Two new insider fraud cases showcase the challenges organizations face to detect and prevent crimes by trusted employees. "You need IT controls, but you need more than IT," says researcher Randy Trzeciak.
In this newest banking fraud scheme, fraudsters use the customer service chat feature within the online banking platform to schedule fraudulent wires. How can institutions detect and prevent this scam?
How are banks responding to DDoS phase 2? "From a technology standpoint, we have improved our defenses quite a bit," says Dan Holden of Arbor Networks. Experts discuss top DDoS lessons banks have learned.
Mobile attacks are on the rise, and banking institutions need stronger authentication and better defenses against out-of-band compromises. But what else should banks be doing in 2013? Experts weigh in.
Which fraud trends need the most attention from U.S. banking institutions in 2013? Distributed-denial-of-service attacks and account takeover, says FS-ISAC's Bill Nelson, who offers fraud-fighting tips.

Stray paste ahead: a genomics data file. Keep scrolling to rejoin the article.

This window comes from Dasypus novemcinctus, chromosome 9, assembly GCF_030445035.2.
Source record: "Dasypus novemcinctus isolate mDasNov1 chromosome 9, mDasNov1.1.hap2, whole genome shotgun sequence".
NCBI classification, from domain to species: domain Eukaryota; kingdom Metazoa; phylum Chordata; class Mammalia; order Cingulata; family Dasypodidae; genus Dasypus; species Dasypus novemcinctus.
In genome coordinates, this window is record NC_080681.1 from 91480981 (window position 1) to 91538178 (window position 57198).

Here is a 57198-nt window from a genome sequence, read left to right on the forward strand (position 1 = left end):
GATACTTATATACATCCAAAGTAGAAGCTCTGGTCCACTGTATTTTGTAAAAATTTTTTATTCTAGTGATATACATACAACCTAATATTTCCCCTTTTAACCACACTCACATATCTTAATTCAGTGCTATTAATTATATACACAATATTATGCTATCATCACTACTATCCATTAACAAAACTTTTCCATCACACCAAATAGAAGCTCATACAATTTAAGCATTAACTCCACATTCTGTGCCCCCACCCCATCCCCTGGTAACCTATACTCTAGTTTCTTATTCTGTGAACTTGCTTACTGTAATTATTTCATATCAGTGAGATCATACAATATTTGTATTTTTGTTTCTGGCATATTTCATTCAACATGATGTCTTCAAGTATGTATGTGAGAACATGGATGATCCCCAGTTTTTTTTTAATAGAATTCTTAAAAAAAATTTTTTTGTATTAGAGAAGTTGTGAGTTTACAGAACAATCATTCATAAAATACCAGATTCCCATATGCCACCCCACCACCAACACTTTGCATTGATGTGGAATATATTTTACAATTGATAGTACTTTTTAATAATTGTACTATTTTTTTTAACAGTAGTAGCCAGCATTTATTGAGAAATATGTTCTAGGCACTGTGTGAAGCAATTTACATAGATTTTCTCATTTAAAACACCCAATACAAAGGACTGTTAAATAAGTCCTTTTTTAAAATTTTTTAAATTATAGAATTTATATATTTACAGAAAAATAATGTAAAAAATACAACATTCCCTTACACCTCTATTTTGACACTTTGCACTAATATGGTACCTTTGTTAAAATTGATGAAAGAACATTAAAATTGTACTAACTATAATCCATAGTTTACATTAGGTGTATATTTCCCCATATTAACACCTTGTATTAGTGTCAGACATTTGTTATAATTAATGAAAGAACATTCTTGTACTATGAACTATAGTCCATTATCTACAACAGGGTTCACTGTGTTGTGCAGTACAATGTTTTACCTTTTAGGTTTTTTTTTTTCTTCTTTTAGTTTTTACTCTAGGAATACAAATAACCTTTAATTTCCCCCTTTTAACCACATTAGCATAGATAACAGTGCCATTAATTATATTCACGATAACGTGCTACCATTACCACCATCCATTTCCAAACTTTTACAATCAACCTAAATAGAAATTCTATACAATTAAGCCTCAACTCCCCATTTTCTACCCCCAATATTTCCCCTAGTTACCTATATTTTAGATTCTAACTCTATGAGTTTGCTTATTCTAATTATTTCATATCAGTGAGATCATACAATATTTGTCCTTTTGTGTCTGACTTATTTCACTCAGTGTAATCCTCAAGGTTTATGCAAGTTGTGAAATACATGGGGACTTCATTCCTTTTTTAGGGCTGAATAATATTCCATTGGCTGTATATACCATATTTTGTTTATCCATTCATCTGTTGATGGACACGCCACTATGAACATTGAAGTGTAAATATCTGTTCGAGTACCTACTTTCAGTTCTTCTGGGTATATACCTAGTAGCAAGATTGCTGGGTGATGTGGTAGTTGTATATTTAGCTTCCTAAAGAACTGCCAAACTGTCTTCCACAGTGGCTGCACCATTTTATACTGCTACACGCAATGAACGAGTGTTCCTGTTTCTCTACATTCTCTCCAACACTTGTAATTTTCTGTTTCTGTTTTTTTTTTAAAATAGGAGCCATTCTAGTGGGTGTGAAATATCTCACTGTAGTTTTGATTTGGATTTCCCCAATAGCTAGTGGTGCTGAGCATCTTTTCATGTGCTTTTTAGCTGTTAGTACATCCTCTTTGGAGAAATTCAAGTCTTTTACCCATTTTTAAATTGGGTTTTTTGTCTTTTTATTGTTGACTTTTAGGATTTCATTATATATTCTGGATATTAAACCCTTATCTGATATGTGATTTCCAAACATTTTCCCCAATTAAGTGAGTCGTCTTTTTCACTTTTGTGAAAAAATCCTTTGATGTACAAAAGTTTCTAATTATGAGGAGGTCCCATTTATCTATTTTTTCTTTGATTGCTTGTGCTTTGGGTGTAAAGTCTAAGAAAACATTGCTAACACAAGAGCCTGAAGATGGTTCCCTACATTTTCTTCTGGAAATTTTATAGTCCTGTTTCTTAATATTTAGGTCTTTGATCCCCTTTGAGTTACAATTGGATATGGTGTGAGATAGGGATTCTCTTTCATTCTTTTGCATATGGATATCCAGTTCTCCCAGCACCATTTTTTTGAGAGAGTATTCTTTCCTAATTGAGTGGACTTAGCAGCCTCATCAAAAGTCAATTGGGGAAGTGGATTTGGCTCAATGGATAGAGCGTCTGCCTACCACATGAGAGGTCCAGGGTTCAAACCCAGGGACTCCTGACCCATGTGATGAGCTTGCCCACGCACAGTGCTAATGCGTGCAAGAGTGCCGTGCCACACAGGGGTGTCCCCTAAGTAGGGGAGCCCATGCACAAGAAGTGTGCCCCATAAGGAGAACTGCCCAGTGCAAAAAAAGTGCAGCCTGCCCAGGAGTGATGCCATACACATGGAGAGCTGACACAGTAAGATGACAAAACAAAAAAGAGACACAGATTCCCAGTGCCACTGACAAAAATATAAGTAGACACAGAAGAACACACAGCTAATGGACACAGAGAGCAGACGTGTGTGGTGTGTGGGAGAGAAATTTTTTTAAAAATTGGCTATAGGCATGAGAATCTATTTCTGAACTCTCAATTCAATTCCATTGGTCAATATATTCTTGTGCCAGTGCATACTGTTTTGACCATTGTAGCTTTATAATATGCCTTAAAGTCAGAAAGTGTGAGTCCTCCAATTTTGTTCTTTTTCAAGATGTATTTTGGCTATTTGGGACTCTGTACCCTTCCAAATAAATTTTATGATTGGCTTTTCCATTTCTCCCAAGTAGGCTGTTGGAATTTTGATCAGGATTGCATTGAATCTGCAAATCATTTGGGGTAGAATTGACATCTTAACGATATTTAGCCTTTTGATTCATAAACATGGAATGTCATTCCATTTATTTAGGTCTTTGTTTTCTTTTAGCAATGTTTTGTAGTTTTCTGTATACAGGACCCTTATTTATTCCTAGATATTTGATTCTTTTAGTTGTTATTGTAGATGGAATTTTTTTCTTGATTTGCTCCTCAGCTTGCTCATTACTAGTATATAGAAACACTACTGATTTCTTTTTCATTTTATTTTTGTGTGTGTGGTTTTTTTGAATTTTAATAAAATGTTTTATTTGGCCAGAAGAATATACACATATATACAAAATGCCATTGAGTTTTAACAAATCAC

In light of growing threats and the increasing complexity of information technology, organizations must get everyone in the enterprise, especially top leaders, involved in assessing and managing information risk.
Peer-to-peer, near-field communications and barcode scans are revolutionizing mobile payments. What unique risks do these emerging technologies pose to banking institutions? Two FDIC executives offer insights.
To mitigate the top threats for 2013, organizations need to understand the motivations of potential attackers so they can adequately defend their networks and systems. Experts describe risk management strategies for the year ahead.
To acknowledge individuals and organizations that are playing critical roles in shaping the way financial services organizations approach information security and privacy, BankInfoSecurity announces its inaugural list of Influencers.
The hacktivist group Izz ad-Din al-Qassam Cyber Fighters claims that its second phase of distributed-denial-of-service attacks has affected nine banks since Dec. 11, and it warns more attacks are on the way.
The penalties paid out by HSBC and Standard Chartered Bank for violations to money-laundering regulations should serve as a wake-up call, says Kevin Sullivan. In fact, banking institutions should brace for more fines.